When most people think diving, they think tropical. Another thing a lot of people think is that diving is primarily a summer time activity. This isn’t true, especially if you live somewhere like I do in British Columbia, when the best vis comes during the late fall to early spring. After that it’s all algae blooms and luck for getting good conditions. Aside from the obvious hazard of cold, there are some other things to consider for your winter dives, so here’s seven things to remember for your cold water, cold weather dives!
1.) Make sure your exposure protection is good to go. I’ve done my share of wetsuit dives in the winter, so they can be done, but unless you’re a warm person, this might not be a great plan for you. Drysuits are a must for anyone planning to do a lot of winter diving. I’d recommend neoprene, but if you’re doing a lot of travelling, a trilaminate suit might be a better call. Either way, you need to make sure that you layer up underneath to keep warm. Remember, water transmits heat 20x faster than air.
2.) Check your regulators for cold water operation. Not all regulators perform the same in cold water, and some can even freeze up during a dive, leading to an emergency situation. Some brands are better than others, and if you’re looking into a regulator set and you know that you’re going to be diving in cold water, and especially in the winter, it’s well worth it to pick up a cold water adapted set. They work just as well in warm water, and can save you a headache in the future. Getting your regulators checked on a regular basis is a good plan too.
3.) Be ready to dry off and change! In the summer, you can air dry and enjoy the sun, in the winter, this may not be an option. Bring a towel and a set of clothes that are quick to change into. I usually use a heavy sweatsuit for the clothes, since it’s warm and easy to get into with cold fingers. A toque (or wool knit cap for those non-Canadians reading this) is also key for winter diving.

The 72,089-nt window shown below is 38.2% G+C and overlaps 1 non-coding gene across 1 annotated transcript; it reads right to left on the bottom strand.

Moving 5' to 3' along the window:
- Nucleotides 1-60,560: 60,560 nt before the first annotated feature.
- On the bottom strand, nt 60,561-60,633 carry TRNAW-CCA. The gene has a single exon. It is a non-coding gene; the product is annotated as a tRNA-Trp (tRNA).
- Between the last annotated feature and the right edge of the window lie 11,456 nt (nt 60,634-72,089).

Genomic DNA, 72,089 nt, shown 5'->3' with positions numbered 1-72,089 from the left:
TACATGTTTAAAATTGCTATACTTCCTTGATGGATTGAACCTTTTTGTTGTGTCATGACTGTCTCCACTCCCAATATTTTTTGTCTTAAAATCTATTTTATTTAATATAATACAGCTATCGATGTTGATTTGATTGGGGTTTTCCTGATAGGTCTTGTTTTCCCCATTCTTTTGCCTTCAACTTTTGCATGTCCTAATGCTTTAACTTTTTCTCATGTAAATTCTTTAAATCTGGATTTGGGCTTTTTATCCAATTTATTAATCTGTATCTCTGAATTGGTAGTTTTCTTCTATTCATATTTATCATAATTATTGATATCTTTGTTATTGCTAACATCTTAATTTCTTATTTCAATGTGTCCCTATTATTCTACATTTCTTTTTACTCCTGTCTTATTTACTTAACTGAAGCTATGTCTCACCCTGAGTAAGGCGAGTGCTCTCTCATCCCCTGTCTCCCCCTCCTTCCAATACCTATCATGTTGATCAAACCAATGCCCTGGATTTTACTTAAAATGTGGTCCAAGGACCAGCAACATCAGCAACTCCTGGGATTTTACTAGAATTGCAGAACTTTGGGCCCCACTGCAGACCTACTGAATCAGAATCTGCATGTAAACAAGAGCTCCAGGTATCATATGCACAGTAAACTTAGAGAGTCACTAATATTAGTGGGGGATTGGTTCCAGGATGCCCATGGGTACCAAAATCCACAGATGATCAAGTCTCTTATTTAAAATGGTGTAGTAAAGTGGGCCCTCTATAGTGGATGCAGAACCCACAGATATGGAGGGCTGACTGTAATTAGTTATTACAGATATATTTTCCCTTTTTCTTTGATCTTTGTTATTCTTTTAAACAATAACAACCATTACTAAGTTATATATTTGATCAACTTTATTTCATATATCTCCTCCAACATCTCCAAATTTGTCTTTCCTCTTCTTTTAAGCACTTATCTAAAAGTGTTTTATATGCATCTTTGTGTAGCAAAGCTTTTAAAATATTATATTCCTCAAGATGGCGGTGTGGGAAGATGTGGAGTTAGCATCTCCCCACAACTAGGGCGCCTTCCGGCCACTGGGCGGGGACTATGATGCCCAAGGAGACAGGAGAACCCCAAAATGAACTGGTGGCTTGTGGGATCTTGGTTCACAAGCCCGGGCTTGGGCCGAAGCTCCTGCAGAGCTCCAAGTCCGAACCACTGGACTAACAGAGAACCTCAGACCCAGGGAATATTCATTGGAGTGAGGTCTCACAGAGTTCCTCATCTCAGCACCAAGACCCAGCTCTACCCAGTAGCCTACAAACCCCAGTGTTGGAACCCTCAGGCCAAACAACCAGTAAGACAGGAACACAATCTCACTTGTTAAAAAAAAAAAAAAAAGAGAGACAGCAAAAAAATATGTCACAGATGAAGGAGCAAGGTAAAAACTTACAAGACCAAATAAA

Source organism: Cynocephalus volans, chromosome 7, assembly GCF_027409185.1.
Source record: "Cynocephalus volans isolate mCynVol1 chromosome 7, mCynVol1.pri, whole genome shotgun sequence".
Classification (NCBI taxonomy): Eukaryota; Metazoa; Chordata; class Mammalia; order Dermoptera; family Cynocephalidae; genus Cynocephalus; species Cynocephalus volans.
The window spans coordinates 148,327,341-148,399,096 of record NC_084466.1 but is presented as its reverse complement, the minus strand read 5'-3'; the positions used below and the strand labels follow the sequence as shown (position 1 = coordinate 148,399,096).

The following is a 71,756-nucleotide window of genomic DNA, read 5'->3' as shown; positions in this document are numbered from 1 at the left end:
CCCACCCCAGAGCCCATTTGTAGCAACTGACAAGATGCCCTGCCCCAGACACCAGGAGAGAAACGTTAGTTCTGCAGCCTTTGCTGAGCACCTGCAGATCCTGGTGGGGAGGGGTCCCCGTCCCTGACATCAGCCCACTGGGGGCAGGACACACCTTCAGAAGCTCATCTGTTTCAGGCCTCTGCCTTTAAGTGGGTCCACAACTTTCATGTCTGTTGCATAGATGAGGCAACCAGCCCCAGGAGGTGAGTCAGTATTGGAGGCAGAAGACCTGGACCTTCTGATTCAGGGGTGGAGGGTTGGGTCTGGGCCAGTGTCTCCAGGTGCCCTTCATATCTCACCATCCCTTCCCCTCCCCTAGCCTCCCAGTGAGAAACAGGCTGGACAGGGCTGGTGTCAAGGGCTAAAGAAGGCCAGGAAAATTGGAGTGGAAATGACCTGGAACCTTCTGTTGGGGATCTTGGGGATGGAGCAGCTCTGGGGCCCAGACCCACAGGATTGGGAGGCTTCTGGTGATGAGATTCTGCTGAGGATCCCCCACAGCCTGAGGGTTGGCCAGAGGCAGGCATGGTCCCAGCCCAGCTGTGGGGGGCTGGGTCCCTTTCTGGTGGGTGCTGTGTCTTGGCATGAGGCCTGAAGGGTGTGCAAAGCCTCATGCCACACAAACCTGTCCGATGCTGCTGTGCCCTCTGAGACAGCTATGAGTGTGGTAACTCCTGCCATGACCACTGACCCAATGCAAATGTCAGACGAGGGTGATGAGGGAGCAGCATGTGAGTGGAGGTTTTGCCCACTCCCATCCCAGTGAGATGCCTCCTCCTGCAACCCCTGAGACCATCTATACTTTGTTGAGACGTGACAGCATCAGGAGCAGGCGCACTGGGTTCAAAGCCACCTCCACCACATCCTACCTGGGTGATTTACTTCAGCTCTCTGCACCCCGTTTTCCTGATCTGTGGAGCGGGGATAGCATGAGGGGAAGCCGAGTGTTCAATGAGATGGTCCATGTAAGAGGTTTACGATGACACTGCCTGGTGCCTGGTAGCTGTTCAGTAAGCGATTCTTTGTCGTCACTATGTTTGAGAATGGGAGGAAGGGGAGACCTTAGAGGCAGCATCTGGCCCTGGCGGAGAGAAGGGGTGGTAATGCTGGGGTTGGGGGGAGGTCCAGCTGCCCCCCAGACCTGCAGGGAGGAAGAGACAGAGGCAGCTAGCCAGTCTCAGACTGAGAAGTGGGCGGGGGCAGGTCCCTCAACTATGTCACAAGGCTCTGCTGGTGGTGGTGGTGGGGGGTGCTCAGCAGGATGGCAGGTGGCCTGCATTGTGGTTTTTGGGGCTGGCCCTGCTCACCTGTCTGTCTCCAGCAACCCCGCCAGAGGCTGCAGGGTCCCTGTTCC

4.) Have a tarp handy. Diving in the winter, especially from shore, may mean that there’s snow on the ground. You’ll need a place to change, and a tarp can be that place. You can also roll it over any spare tanks that you have to keep them protected while you do your dives. Even if you’re boat diving, it’s handy to have something you can spread out behind the car while you get changed!
5.) Bring a dive light and back up light. Diving in the winter can mean varying light conditions owing to overcast skies, so places that have great light in the summer may be a touch dark. This is especially true if you’re doing deep dives. Lights aren’t an option in winter diving.
6.) Do some check out dives before you start hitting your dive sites. Find a safe, calm area and test your gear for winter use. Find your buoyancy with the extra layers you have on. It’s a quick process, and it’ll save you a lot of strain and effort for the rest of the season.
7.) Have something warm to drink and a snack waiting. Dives in the winter are more strenuous, cold, and calorie eating than dives in warmer seasons. I recommend tea or hot chocolate, and sandwiches (they’re easy to eat with cold fingers) or stew (spoons are easy with cold fingers too!). Don’t forget to make sure you’re good and hydrated before you hit the water too.
Diving in the winter can be a fun a rewarding experience, if you make sure that you’re ready. The only other advice I have is to be ready to terminate dives owing to cold. It’s an entirely legitimate reason to end a dive. So, with all of that said, have some great diving experiences in the winter, I know I’m going to!